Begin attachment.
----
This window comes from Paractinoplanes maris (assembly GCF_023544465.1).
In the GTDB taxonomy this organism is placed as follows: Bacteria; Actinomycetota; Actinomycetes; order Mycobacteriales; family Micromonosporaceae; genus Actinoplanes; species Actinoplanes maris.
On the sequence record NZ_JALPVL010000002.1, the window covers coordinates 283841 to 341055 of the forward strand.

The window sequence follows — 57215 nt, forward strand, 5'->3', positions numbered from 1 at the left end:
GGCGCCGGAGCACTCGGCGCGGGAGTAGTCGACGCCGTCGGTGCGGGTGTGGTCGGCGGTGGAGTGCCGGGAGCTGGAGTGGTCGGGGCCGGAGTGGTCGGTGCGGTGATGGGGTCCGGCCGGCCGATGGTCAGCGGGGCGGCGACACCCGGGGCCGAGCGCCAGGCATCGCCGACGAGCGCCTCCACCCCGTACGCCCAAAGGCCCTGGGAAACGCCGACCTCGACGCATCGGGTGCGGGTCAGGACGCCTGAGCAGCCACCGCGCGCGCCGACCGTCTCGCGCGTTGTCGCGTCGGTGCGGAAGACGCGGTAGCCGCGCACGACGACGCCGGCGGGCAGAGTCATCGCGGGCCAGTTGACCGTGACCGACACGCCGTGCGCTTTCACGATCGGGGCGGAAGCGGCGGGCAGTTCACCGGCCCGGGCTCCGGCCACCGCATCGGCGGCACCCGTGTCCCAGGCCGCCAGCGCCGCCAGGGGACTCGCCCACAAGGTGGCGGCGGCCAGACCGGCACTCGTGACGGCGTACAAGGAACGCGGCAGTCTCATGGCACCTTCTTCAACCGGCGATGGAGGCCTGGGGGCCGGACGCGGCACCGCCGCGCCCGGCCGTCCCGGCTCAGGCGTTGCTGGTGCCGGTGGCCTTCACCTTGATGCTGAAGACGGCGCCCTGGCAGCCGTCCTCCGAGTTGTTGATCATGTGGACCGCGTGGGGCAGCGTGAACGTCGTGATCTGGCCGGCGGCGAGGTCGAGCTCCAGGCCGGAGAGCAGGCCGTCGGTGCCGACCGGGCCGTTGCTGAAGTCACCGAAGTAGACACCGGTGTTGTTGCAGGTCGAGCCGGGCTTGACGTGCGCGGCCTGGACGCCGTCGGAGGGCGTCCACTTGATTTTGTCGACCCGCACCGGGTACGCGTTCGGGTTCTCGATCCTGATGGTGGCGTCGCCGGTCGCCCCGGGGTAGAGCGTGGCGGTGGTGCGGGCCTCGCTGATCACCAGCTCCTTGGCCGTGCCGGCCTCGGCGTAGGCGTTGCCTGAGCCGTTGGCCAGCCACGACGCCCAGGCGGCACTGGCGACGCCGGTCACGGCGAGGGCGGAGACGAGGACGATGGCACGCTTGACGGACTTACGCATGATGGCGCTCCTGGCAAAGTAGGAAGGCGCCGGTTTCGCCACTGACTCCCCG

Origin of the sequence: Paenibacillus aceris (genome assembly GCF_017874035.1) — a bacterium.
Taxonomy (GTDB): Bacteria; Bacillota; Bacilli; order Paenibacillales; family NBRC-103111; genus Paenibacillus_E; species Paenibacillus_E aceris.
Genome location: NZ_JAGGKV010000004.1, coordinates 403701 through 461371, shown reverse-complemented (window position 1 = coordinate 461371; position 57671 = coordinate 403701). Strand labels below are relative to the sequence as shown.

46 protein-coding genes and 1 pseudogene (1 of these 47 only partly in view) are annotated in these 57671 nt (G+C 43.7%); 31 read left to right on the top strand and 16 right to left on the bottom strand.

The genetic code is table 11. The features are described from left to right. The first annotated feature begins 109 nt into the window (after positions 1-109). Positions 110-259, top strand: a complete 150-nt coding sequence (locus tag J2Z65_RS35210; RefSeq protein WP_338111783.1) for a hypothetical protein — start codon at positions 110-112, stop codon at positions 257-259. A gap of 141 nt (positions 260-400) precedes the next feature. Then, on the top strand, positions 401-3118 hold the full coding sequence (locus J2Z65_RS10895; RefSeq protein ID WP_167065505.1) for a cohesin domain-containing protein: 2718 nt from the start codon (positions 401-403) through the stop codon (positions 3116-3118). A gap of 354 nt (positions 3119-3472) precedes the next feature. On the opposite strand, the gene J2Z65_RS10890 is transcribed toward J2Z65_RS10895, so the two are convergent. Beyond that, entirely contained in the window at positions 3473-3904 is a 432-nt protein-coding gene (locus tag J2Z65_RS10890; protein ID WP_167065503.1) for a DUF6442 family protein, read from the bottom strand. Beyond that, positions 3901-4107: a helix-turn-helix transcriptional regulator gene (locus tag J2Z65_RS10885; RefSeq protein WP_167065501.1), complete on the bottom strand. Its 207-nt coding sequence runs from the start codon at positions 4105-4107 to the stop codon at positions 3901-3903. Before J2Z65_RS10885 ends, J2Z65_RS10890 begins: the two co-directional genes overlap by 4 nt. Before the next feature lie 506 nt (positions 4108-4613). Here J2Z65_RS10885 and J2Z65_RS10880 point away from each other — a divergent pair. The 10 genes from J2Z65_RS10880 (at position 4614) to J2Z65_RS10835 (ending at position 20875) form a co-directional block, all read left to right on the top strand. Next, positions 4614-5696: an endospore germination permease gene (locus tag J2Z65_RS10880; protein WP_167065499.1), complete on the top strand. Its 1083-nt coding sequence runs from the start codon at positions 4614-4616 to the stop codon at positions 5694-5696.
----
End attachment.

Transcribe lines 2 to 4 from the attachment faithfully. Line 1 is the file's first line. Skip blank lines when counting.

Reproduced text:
In the GTDB taxonomy this organism is placed as follows: Bacteria; Actinomycetota; Actinomycetes; order Mycobacteriales; family Micromonosporaceae; genus Actinoplanes; species Actinoplanes maris.
On the sequence record NZ_JALPVL010000002.1, the window covers coordinates 283841 to 341055 of the forward strand.

The window sequence follows — 57215 nt, forward strand, 5'->3', positions numbered from 1 at the left end: